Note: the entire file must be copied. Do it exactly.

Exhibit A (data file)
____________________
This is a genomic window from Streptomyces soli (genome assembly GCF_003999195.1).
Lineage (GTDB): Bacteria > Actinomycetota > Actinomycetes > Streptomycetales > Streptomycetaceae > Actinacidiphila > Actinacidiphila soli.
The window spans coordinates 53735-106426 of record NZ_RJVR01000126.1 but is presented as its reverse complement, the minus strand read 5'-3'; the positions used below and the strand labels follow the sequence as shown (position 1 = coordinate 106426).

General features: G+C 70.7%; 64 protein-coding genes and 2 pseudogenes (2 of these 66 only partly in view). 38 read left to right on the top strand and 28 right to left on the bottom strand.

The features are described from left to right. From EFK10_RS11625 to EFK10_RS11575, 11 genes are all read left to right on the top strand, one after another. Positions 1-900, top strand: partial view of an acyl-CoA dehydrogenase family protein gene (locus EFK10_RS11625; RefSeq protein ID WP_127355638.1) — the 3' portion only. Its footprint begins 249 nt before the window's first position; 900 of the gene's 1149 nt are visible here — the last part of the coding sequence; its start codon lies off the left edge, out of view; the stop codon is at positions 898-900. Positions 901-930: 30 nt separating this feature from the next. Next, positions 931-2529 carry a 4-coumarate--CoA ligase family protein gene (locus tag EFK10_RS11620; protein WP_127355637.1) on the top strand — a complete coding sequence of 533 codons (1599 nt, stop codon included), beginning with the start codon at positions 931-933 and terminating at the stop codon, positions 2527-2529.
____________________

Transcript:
This is a genomic window from Streptomyces soli (genome assembly GCF_003999195.1).
Lineage (GTDB): Bacteria > Actinomycetota > Actinomycetes > Streptomycetales > Streptomycetaceae > Actinacidiphila > Actinacidiphila soli.
The window spans coordinates 53735-106426 of record NZ_RJVR01000126.1 but is presented as its reverse complement, the minus strand read 5'-3'; the positions used below and the strand labels follow the sequence as shown (position 1 = coordinate 106426).

General features: G+C 70.7%; 64 protein-coding genes and 2 pseudogenes (2 of these 66 only partly in view). 38 read left to right on the top strand and 28 right to left on the bottom strand.

The features are described from left to right. From EFK10_RS11625 to EFK10_RS11575, 11 genes are all read left to right on the top strand, one after another. Positions 1-900, top strand: partial view of an acyl-CoA dehydrogenase family protein gene (locus EFK10_RS11625; RefSeq protein ID WP_127355638.1) — the 3' portion only. Its footprint begins 249 nt before the window's first position; 900 of the gene's 1149 nt are visible here — the last part of the coding sequence; its start codon lies off the left edge, out of view; the stop codon is at positions 898-900. Positions 901-930: 30 nt separating this feature from the next. Next, positions 931-2529 carry a 4-coumarate--CoA ligase family protein gene (locus tag EFK10_RS11620; protein WP_127355637.1) on the top strand — a complete coding sequence of 533 codons (1599 nt, stop codon included), beginning with the start codon at positions 931-933 and terminating at the stop codon, positions 2527-2529.